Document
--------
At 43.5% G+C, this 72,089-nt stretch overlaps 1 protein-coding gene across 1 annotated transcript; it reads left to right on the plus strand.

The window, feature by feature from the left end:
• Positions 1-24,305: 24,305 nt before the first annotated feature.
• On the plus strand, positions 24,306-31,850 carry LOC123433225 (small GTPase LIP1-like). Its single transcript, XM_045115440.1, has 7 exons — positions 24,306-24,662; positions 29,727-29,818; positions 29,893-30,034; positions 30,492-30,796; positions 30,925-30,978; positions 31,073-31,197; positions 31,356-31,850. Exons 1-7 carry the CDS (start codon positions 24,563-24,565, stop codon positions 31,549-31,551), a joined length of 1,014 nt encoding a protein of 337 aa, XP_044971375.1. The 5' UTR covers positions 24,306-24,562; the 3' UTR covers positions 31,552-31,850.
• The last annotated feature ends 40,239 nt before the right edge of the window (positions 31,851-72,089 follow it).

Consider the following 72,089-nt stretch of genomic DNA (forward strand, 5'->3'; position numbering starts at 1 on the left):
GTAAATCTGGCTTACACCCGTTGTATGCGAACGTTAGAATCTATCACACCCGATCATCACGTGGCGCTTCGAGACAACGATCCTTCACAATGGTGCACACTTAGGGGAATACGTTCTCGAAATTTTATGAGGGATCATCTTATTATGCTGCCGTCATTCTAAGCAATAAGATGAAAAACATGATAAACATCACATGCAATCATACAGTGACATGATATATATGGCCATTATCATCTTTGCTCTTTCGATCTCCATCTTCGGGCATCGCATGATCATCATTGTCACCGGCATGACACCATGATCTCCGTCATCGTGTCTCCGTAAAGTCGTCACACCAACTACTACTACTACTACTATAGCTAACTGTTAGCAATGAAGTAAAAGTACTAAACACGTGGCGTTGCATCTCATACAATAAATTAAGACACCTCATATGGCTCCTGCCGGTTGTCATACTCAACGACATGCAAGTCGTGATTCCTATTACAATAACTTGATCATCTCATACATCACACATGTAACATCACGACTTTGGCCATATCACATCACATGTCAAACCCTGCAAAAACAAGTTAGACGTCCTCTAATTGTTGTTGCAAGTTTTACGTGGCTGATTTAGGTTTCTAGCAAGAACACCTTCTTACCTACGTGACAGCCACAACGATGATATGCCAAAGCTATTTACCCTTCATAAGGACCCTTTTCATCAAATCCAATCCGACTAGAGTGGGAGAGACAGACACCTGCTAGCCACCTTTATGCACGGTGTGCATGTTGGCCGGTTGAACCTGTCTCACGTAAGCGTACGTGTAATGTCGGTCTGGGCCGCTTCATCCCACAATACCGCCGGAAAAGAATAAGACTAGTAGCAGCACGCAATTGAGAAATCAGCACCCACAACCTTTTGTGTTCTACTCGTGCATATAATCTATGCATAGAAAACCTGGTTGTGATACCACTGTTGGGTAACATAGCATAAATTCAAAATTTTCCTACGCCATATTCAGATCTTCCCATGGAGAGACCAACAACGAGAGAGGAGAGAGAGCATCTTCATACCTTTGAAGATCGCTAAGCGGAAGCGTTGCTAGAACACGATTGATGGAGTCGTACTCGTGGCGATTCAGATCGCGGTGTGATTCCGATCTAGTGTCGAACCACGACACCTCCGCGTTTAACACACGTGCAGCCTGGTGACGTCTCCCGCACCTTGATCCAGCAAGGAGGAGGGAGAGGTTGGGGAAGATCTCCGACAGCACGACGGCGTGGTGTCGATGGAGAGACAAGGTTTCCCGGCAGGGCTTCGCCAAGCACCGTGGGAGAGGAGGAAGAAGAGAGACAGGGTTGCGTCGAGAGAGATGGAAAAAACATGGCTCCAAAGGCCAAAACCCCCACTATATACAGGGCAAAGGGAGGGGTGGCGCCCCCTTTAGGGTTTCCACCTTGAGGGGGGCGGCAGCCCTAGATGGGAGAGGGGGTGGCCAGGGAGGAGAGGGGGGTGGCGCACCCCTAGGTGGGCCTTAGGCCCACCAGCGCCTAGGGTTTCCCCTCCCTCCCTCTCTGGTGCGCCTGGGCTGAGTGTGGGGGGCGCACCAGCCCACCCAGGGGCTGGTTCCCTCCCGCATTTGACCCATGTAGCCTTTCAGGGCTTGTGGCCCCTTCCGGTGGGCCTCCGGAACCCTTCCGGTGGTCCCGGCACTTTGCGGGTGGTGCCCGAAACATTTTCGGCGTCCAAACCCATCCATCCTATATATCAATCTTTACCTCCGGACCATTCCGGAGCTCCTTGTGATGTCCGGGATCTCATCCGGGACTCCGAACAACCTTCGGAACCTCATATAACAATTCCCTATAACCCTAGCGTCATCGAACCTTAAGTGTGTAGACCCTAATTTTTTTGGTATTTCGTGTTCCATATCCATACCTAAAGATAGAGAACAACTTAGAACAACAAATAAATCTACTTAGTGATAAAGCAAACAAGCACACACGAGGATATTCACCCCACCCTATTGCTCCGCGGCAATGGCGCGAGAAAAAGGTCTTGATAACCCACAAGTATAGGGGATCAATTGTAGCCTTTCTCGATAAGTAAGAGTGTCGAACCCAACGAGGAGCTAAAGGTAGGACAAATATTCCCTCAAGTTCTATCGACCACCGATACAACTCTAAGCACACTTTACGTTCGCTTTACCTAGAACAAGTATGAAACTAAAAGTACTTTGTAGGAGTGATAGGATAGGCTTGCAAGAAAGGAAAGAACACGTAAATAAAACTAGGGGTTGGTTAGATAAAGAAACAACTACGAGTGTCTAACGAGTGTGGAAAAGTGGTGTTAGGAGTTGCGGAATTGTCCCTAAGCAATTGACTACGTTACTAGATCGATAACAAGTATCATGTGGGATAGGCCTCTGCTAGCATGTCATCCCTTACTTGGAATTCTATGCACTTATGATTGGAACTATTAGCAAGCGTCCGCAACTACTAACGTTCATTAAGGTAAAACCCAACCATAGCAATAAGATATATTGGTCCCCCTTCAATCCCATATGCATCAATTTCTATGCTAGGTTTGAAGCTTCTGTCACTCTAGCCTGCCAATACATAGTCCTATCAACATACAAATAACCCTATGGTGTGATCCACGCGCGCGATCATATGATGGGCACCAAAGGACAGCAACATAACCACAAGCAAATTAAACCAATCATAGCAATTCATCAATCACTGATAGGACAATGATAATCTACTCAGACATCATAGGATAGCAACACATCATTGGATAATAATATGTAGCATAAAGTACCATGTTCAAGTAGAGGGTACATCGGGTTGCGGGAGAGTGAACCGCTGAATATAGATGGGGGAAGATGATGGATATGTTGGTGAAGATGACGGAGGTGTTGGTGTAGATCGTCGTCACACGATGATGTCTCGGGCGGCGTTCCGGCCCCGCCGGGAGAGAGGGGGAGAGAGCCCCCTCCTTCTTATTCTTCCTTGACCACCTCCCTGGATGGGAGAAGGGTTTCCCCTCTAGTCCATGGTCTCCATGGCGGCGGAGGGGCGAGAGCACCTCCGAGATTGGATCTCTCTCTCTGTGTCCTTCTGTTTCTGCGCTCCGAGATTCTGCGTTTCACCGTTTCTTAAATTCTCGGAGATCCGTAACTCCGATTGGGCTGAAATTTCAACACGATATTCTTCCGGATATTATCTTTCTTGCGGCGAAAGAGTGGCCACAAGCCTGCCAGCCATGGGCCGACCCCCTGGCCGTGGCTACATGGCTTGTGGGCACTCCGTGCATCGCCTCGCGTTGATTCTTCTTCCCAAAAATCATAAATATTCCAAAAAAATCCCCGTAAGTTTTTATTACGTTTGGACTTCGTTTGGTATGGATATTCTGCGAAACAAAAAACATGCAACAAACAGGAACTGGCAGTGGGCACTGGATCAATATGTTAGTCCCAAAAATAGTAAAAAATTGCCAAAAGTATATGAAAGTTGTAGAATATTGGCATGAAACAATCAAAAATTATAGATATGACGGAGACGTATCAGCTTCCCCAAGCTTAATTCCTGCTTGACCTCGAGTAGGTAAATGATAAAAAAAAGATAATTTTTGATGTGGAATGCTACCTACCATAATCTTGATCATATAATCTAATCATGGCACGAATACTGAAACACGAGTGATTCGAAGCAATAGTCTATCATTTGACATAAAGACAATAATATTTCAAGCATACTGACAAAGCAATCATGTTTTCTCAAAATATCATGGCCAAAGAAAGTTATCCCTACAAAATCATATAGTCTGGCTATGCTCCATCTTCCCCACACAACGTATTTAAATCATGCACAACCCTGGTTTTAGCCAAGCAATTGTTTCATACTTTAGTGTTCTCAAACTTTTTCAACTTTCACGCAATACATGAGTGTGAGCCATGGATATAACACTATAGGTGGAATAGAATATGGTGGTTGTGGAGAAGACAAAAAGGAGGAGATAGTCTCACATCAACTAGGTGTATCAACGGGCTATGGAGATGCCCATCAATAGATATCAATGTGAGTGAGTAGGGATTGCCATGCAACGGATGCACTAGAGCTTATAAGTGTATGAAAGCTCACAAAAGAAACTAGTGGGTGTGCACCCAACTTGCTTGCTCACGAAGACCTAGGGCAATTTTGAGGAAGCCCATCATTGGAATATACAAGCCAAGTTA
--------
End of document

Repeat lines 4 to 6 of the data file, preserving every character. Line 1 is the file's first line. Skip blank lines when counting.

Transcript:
• On the plus strand, positions 24,306-31,850 carry LOC123433225 (small GTPase LIP1-like). Its single transcript, XM_045115440.1, has 7 exons — positions 24,306-24,662; positions 29,727-29,818; positions 29,893-30,034; positions 30,492-30,796; positions 30,925-30,978; positions 31,073-31,197; positions 31,356-31,850. Exons 1-7 carry the CDS (start codon positions 24,563-24,565, stop codon positions 31,549-31,551), a joined length of 1,014 nt encoding a protein of 337 aa, XP_044971375.1. The 5' UTR covers positions 24,306-24,562; the 3' UTR covers positions 31,552-31,850.
• The last annotated feature ends 40,239 nt before the right edge of the window (positions 31,851-72,089 follow it).

Consider the following 72,089-nt stretch of genomic DNA (forward strand, 5'->3'; position numbering starts at 1 on the left):